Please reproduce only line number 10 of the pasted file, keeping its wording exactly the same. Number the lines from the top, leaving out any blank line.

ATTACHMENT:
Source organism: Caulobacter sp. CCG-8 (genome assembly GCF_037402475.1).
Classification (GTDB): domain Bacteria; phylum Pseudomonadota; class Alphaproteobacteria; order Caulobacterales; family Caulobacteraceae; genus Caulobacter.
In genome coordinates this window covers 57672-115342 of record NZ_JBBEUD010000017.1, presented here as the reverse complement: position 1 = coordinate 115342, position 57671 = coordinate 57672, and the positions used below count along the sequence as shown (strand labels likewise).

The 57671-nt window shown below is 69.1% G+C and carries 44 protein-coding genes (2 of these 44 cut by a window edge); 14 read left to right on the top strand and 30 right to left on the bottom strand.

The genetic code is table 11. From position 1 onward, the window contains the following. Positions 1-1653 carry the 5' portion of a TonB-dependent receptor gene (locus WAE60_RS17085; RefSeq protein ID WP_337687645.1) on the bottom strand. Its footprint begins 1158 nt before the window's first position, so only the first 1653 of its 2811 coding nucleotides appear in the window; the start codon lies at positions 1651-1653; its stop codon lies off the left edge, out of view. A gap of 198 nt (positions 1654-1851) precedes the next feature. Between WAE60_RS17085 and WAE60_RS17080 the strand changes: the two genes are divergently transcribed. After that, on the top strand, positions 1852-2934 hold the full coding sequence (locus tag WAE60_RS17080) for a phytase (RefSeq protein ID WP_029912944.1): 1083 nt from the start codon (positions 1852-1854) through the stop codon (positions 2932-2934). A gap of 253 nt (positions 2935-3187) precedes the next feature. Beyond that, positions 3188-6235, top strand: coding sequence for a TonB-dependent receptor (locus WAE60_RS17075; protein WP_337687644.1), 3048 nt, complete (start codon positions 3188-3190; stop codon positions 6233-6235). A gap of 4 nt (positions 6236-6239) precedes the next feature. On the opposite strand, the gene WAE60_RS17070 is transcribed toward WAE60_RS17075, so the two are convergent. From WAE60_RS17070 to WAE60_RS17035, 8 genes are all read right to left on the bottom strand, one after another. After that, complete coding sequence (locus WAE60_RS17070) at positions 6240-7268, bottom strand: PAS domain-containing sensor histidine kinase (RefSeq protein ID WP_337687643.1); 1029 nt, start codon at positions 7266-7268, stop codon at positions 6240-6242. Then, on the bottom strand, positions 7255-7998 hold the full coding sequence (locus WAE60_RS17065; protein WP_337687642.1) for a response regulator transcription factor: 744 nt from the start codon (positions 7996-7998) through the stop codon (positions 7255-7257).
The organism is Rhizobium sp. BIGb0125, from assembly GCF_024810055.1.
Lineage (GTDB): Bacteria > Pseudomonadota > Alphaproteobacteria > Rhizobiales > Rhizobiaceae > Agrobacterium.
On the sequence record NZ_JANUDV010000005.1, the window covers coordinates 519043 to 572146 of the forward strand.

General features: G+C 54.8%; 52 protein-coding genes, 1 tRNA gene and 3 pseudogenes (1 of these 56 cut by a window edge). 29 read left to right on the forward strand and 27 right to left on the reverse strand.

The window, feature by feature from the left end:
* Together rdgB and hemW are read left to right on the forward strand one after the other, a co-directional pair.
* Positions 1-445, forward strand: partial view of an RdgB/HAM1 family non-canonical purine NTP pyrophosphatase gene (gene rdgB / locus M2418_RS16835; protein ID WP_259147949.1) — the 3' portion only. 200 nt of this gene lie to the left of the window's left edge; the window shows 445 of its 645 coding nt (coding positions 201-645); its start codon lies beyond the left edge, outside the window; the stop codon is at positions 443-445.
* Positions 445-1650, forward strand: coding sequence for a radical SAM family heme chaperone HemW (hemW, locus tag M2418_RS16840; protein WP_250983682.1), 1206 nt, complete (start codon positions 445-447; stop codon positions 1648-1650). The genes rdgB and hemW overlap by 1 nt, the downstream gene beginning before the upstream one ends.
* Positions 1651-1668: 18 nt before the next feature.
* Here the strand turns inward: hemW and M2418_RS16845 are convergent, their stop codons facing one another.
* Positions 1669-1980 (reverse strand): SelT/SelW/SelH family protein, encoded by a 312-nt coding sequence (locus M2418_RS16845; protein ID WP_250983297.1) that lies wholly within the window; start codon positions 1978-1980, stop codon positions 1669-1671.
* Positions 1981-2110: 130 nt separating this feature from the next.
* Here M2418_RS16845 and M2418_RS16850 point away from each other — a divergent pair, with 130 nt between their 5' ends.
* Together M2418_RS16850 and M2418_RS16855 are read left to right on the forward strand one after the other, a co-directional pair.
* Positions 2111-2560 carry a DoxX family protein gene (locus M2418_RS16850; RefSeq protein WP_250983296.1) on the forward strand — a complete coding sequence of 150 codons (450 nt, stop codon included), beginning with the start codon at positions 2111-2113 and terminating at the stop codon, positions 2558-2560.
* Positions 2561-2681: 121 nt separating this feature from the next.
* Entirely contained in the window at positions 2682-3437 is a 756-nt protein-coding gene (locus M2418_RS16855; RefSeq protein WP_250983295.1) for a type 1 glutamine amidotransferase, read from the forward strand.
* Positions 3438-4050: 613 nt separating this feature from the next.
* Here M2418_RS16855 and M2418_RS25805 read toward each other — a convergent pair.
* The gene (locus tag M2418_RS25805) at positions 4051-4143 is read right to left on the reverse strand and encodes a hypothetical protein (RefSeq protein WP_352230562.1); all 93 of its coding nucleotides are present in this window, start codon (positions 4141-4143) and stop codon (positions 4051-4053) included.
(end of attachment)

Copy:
The window, feature by feature from the left end: